List of definitions Cefic Sustainable Development Indicators


A

Accident at work:

discrete occurrence in the course of work which leads to physical or mental harm. The data include only fatal & non-fatal accidents involving more than 3 calendar days of absence from work. If the accident does not lead to the death of the victim, it is called a ‘non-fatal’ or (‘serious’) accident (source: Eurostat)  

Alternative (low-carbon) feedstock:

Alternative feedstock is any feedstock which replaces primary fossil carbon as feedstock for manufacturing processes in the chemical industry.  

Ammonia (NH3):

Ammonia is a colorless gas with a distinct pungent smell and causes irritation of the eyes, nose, throat and respiratory tract. Most of the ammonia produced by industry is used in agriculture as fertilizer. Ammonia is also used as a refrigerant gas, for purification of water supplies, and in the manufacture of plastics, explosives, textiles, pesticides, dyes and other chemicals.  

B

Best available technologies (BAT):

Technologies that are approved by legislators or regulators for meeting output standards for a particular process (“best in class”), such as pollution abatement, energy and production efficiency.  

Bio(based) economy:

A bioeconomy means using renewable biological resources from land and sea, like crops, forests, fish, animals and micro-organisms to produce food, materials and energy. (source: EU)  

Bio-society:

In a bio-society, informed citizens choose a sustainable way of life, supporting an economy that couples economic growth with societal well-being and respect for the environment  

C – D

Carbon dioxide (CO2):

Carbon dioxide is a colorless gas formed during the combustion of any material containing carbon and an important greenhouse gas. Naturally, it makes up 0.04% of the air in the atmosphere. CO2 remains in the climate system for a very long time: CO2 emissions cause increases in atmospheric concentrations of CO2 that will last thousands of years.  

Carbon sink:

A carbon sink is any reservoir, natural or otherwise, that accumulates and stores some carbon-containing compound for an indefinite period and thereby lowers the concentration of carbon dioxide (CO2) from to atmosphere.  

Cefic Chemdata International:

This is a Cefic database managed jointly with VCI (the German chemical association). The sources of Chemdata are public and mainly come from national chemical associations.  

Chemical Oxygen Demand (COD):

The amount of dissolved oxygen needed to oxidise chemical organic materials in water. COD is used as an indicator for the short-term impact of wastewater effluents on the oxygen levels of receiving water.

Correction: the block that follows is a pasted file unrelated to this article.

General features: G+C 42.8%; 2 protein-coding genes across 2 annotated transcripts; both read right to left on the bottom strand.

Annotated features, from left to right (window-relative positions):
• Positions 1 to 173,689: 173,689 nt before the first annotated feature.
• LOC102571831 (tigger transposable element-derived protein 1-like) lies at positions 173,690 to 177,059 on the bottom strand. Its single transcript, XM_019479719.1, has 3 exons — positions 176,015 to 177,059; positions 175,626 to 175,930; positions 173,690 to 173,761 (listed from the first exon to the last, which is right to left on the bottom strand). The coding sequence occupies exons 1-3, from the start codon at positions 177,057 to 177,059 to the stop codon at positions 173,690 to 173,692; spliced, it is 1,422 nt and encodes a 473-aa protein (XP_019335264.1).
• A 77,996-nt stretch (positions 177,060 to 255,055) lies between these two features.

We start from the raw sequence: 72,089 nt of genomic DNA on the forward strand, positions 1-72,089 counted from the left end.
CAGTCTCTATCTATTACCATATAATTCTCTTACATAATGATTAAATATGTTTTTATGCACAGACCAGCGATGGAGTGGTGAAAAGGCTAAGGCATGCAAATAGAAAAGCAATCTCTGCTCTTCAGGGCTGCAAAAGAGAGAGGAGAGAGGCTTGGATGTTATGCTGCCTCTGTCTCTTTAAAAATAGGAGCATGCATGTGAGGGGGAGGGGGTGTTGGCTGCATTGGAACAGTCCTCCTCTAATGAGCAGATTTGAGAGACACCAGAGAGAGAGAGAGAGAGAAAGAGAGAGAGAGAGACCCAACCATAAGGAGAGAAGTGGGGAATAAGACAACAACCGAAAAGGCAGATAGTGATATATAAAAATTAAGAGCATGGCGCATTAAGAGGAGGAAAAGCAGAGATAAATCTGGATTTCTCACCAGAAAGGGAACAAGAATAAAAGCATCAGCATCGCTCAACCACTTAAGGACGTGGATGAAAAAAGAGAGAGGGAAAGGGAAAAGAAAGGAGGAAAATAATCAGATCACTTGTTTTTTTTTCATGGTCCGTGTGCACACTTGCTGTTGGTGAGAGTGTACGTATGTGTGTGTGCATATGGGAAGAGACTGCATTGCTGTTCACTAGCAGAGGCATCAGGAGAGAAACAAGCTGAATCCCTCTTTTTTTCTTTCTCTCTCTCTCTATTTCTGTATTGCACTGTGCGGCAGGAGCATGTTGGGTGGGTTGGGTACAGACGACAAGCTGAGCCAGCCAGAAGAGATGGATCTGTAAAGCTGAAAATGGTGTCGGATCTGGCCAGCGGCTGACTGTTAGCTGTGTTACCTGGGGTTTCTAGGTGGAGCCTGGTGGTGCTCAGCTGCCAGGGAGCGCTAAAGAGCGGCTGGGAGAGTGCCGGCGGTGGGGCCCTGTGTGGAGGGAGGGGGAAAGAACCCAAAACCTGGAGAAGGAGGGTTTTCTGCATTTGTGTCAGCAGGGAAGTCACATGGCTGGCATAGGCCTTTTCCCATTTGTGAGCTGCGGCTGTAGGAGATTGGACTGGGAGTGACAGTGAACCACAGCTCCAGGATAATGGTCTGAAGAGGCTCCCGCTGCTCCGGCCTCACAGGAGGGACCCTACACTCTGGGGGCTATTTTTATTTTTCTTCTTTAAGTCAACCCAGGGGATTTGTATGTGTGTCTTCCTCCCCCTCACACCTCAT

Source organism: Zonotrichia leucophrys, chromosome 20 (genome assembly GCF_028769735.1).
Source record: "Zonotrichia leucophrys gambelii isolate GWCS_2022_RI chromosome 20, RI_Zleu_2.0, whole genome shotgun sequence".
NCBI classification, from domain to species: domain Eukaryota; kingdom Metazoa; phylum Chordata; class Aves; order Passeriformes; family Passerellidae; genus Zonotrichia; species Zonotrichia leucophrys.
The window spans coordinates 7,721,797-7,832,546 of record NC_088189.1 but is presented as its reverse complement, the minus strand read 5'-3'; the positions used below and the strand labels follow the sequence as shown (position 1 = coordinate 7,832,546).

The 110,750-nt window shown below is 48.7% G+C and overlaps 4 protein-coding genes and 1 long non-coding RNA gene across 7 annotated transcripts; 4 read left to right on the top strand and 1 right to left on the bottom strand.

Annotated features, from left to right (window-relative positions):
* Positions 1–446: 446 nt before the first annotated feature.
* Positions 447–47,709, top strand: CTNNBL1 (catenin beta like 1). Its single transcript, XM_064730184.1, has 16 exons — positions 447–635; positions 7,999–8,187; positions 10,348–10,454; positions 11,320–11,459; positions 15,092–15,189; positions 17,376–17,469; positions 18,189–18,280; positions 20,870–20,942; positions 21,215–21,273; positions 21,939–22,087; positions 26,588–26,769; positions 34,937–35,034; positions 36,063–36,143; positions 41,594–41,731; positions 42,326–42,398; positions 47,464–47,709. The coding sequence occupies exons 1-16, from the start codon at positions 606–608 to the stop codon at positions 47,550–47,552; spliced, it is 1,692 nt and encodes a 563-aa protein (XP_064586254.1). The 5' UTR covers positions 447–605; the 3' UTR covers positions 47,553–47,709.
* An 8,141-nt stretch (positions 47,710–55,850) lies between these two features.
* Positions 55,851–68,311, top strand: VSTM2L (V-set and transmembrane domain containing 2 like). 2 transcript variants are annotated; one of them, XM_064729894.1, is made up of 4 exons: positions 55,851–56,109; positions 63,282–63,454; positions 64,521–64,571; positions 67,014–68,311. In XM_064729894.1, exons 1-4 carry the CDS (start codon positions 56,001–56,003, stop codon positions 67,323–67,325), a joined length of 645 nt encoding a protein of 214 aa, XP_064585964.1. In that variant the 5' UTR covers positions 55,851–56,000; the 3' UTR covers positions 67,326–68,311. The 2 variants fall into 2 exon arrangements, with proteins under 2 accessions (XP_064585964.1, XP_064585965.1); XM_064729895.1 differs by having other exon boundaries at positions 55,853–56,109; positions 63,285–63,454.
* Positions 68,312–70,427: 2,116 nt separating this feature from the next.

Chemicals Strategy for Sustainability:

The EU’s chemicals strategy for sustainability towards a toxic-free environment. Chemicals are essential for the well-being, high living standards and comfort of modern society. They are used in many sectors, including health, energy, mobility and housing. However, most chemicals have hazardous properties which can harm the environment and human health. The EU already has sophisticated chemicals laws in place, but global chemicals production is expected to double by 2030. The already widespread use of chemicals will also increase, including in consumer products. The European Commission published a chemicals strategy for sustainability on 14 October 2020. It is part of the EU’s zero pollution ambition, which is a key commitment of the European Green Deal.  

Circular Economy Action Plan (CEAP):

This is a plan adopted by the European Commissions in March 2020 and is one of the building blocks of the European Green deal and the EU’s new agenda for sustainable growth. The objective is to facilitate the transition towards a circular economy, which will reduce pressure on natural resources and grate sustainable growth & jobs. It is also a requisite to achieve the EU’s 2050 climate neutrality target and to halt biodiversity loss.  

Circular Economy:

A circular economy is an economy that has moved away from the ‘take-make-waste’ linear model, but where products or services are designed in such a way that resource use is optimized and that it can be used (almost) infinitely.  In contrast to the ‘take-make-waste’ linear model, a circular economy is regenerative by design and aims to gradually decouple growth from the consumption of finite resources.  

Climate neutral:

Having a balance between GHG emissions, reductions and offsetting through credible carbon credits. Climate neutrality is an intermediate, temporary step in the journey to achieve net- zero. Note that offsetting does not replace the need to reduce emissions in parallel. (source: UNFCC) .

Disposal of waste:

the following activities are viewed as disposal operations; Landfill, land treatment, deep injection, surface impoundment, specially engineered landfill, release into a water body, biological treatment, physico-chemical treatment, incineration, permanent storage, blending or mixing (source: European Commission).  

E

Energy efficiency:

‘energy efficiency’ means the ratio of output of performance, service, goods or energy, to input of energy (source: EU Energy Efficiency Directive).  

Energy intensity:

The energy intensity shows how much energy is needed per unit of activity, output, or any other organization-specific metric. The production index of the chemical sector is used as the organization-specific production metric.  

EU Bioeconomy Monitoring System:

The EU Bioeconomy Monitoring System offers a comprehensive overview of European trends in indicators related to the EU Bioeconomy.  

European Green Deal:

A set of policy initiatives by the European commission to transform the EU into a modern, resource-efficient and competitive economy, ensuring:  
– no net emissions of greenhouse gases by 2050